[0152] Referring to Figure 23, in some embodiments, the software employed by the control system 124 may include a boundary generator 172. As shown in Figure 23, the boundary generator 172 is a software program or module that generates a virtual boundary 174 for constraining movement and/or operation of the tool 104. In one implementation, the virtual boundary 174 is the cutting boundary (CB) generated from the above-described planning techniques. The virtual boundary 174 may be one-dimensional, two-dimensional, or three-dimensional, and may comprise a point, line, axis, trajectory, plane, or other shapes, including complex geometric shapes. In some embodiments, the virtual boundary 174 is a surface defined by a triangle mesh. Such virtual boundaries 174 may also be referred to as virtual objects. The virtual boundaries 174 may be defined with respect to an anatomical model AM, such as a three-dimensional bone model. The anatomical model Am is associated with the real anatomy of the patient P by virtue of the anatomical model AM being mapped to the anatomy of the patient P via registration or other processes. In the example of Figure 24, the virtual boundaries 174 comprises a generally spherical mesh substantially surrounding an acetabulum with an entry portion (e.g., an opening) that provides access to the acetabulum. The entry portion has a funnel or conical shape. In this representative embodiment, the virtual boundary 174 is associated with a three-dimensional model of the acetabulum of the pelvis.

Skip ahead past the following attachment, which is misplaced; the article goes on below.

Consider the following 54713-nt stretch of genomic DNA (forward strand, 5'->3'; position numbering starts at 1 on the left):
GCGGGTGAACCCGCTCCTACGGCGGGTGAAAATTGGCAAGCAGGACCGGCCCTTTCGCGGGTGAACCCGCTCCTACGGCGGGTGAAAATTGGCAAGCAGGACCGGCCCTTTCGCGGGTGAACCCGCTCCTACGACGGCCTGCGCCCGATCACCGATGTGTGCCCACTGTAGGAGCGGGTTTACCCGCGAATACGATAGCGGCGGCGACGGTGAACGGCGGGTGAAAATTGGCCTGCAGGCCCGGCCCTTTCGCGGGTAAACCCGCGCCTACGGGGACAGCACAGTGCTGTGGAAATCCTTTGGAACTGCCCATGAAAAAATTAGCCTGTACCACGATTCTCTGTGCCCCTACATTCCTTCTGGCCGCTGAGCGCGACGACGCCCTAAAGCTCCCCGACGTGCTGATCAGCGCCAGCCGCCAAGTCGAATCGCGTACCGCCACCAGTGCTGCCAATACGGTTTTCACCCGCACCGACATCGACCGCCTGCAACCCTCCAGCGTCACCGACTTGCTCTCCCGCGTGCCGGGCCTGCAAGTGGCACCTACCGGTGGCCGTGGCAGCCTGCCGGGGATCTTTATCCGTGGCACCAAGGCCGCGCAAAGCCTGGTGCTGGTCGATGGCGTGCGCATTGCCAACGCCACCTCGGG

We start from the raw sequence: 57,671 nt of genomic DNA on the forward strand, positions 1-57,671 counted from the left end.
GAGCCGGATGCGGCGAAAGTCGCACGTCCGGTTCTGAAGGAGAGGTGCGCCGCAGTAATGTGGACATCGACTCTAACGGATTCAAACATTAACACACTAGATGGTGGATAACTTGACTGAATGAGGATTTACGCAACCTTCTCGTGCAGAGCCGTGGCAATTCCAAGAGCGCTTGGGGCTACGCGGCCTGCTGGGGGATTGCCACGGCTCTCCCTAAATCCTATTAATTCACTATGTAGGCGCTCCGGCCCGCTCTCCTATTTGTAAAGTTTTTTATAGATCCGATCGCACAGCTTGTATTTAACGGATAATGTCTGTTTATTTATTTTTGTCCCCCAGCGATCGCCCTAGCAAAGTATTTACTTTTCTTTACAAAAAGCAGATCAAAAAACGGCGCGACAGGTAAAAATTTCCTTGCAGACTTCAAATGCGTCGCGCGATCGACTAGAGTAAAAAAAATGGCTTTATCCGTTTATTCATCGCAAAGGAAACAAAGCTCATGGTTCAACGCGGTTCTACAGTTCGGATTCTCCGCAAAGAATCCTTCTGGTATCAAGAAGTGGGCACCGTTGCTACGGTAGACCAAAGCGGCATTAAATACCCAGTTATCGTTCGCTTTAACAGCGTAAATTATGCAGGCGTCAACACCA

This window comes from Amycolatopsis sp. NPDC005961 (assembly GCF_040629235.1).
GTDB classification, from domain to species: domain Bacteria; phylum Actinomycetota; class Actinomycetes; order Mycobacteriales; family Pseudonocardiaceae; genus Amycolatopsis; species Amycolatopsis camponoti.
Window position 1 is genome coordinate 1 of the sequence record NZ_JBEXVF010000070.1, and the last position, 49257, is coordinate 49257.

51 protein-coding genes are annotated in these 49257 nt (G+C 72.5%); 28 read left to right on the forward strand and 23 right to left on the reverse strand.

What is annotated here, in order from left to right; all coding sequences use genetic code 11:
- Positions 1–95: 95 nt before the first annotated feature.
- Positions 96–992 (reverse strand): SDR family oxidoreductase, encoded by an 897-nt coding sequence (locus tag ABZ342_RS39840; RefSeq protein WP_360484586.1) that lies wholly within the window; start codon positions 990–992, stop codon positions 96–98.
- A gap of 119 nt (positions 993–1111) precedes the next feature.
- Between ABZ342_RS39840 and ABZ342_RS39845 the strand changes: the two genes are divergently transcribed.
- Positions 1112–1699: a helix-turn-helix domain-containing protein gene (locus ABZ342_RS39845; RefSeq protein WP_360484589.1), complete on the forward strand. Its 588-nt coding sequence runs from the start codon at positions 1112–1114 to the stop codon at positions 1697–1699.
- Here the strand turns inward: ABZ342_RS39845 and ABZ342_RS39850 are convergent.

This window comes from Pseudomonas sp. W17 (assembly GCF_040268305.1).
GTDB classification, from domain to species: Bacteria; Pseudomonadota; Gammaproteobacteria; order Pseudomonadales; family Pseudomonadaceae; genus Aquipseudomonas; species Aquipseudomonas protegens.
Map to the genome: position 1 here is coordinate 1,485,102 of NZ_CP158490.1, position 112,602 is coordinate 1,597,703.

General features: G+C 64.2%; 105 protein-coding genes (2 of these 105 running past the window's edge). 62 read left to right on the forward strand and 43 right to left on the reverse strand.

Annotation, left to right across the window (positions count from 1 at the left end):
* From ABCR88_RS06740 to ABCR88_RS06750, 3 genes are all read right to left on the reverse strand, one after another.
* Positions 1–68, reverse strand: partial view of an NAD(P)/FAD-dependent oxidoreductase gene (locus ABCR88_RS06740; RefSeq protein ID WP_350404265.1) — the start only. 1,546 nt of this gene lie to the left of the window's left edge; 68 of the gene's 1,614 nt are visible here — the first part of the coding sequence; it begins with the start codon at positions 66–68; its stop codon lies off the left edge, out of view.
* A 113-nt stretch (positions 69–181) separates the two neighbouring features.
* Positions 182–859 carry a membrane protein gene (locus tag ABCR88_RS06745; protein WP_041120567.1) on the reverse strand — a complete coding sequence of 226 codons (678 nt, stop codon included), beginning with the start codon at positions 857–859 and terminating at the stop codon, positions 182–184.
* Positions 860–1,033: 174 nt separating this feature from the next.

[0153] The anatomical model AM and associated virtual boundaries 174 are registered to one or more patient trackers 160A, 160B. Thus, the anatomical model AM (and the associated real anatomy of the patient P) and the virtual boundaries 174 fixed to the anatomical model AM can be tracked by the patient trackers 160A, 160B. The virtual boundaries 174 may be implant-specific (e.g., defined based on a size, shape, volume, and the like of an implantable component 116) and/or patient-specific (e.g., defined based on the anatomy of the patient P). The virtual boundaries 174 may be boundaries that are created pre-operatively, intra-operatively, or combinations thereof. In other words, the virtual boundaries 174 may be defined before the surgical procedure begins, during the surgical procedure (including during tissue removal), or combinations thereof. In any event, the control system 124 obtains the virtual boundaries 174 by storing/retrieving the virtual boundaries 174 in/from memory 140, obtaining the virtual boundaries 174 from memory 140, creating the virtual boundaries 174 pre-operatively, creating the virtual boundaries 174 intra-operatively, and the like.